From Reflection to Action: Systemic Inequities Affecting Black Girls and What Educators and Clinicians Can Do
Webinar date: April 13, 2018
Presenter: Sara Goodkind, PhD, MSW, association professor of Social Work, Sociology and Gender, Sexuality and Women’s Studies at the University of Pittsburgh.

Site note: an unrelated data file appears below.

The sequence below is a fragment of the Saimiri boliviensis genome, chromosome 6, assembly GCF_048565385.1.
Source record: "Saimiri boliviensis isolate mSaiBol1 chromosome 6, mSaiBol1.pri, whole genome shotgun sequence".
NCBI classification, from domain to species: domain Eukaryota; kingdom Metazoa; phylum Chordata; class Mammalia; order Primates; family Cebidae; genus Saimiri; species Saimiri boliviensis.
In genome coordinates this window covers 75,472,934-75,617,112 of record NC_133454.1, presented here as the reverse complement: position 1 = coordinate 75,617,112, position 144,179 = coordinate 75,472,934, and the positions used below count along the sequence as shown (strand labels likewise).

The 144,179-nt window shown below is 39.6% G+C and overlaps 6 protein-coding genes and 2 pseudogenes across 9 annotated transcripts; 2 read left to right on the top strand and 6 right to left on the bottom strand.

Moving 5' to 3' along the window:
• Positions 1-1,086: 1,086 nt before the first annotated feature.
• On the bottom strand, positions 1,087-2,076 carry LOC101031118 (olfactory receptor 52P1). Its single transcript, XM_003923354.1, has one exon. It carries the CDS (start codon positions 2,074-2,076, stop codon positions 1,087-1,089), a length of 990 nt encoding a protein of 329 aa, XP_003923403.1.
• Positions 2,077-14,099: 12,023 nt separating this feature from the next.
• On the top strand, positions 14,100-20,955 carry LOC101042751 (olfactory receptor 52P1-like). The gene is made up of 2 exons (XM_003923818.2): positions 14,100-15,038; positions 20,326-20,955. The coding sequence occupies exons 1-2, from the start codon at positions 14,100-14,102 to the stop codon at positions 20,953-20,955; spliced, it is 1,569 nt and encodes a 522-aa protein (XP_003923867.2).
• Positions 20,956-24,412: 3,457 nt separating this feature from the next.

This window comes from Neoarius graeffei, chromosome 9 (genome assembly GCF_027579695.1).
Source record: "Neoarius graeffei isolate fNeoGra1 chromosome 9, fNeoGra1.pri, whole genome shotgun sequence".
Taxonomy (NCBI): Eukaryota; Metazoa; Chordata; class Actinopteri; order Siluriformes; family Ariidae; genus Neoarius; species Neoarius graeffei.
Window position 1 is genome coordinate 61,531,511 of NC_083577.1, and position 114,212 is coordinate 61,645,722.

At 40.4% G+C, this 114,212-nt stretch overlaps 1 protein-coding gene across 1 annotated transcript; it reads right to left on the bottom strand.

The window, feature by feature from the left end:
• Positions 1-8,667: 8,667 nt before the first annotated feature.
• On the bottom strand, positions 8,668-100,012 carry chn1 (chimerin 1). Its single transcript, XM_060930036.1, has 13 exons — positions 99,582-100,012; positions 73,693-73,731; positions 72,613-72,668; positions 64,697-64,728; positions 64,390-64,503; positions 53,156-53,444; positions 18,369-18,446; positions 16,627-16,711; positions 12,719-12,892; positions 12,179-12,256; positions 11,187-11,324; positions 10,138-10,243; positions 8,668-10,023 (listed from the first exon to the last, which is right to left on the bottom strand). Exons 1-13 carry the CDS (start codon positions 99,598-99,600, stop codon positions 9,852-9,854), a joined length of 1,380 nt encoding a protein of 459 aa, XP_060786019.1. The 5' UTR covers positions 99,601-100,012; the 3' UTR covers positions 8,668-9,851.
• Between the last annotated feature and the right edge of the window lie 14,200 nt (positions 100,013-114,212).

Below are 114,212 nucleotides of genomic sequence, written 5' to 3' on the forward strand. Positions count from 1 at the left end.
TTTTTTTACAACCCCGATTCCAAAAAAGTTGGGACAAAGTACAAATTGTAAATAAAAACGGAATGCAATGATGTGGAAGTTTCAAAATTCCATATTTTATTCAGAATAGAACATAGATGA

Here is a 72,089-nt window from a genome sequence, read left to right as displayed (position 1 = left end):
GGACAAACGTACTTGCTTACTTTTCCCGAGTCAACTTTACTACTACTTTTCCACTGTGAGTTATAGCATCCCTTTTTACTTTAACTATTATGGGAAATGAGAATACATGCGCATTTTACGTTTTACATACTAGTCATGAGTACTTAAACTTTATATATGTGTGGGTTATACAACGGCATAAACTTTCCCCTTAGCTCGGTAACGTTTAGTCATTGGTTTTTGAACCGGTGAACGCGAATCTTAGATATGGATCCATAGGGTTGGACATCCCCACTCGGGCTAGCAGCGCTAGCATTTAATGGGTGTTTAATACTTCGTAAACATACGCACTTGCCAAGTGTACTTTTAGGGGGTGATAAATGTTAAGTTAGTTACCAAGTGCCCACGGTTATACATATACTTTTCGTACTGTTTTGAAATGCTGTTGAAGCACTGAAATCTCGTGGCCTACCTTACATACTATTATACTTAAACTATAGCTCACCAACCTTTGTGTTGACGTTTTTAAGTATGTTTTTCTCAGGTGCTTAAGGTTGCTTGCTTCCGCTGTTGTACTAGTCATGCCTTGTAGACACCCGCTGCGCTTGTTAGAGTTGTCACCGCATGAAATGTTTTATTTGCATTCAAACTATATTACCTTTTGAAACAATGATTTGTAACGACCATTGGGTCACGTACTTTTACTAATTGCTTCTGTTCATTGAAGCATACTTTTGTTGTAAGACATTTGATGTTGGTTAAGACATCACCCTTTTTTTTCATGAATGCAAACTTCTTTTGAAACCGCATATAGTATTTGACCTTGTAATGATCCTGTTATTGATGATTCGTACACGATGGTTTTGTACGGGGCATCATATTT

Bio: Goodkind’s research examines social service programs and systems that work with young people, concentrating on young people’s experiences in educational, child welfare and juvenile justice systems and how these systems both construct and meet the needs of the young people they serve. Her research focuses on institutional biases and systemic inequities, tracing young people’s pathways through systems and providing evidence and advocacy for much-needed policy change. Much of this work is via community-based, participatory research projects that engage youth as collaborators in affecting systemic change. Goodkind developed her scholarly interests as a result of working with youth, as a teacher, mentor, facilitator and social worker. Overview: This webinar described how implicit bias contributes to systemic inequities affecting Black girls, providing details on specific inequities experienced by Black girls in Pittsburgh, Penn., and Allegheny County, Penn. The webinar presented pathways through which clinicians and educators can identify and address their own biases, develop cultural humility and incorporate a trauma-informed approach. It also presented information on local and national advocacy efforts and organizations for those who wish to contribute to systemic and policy change.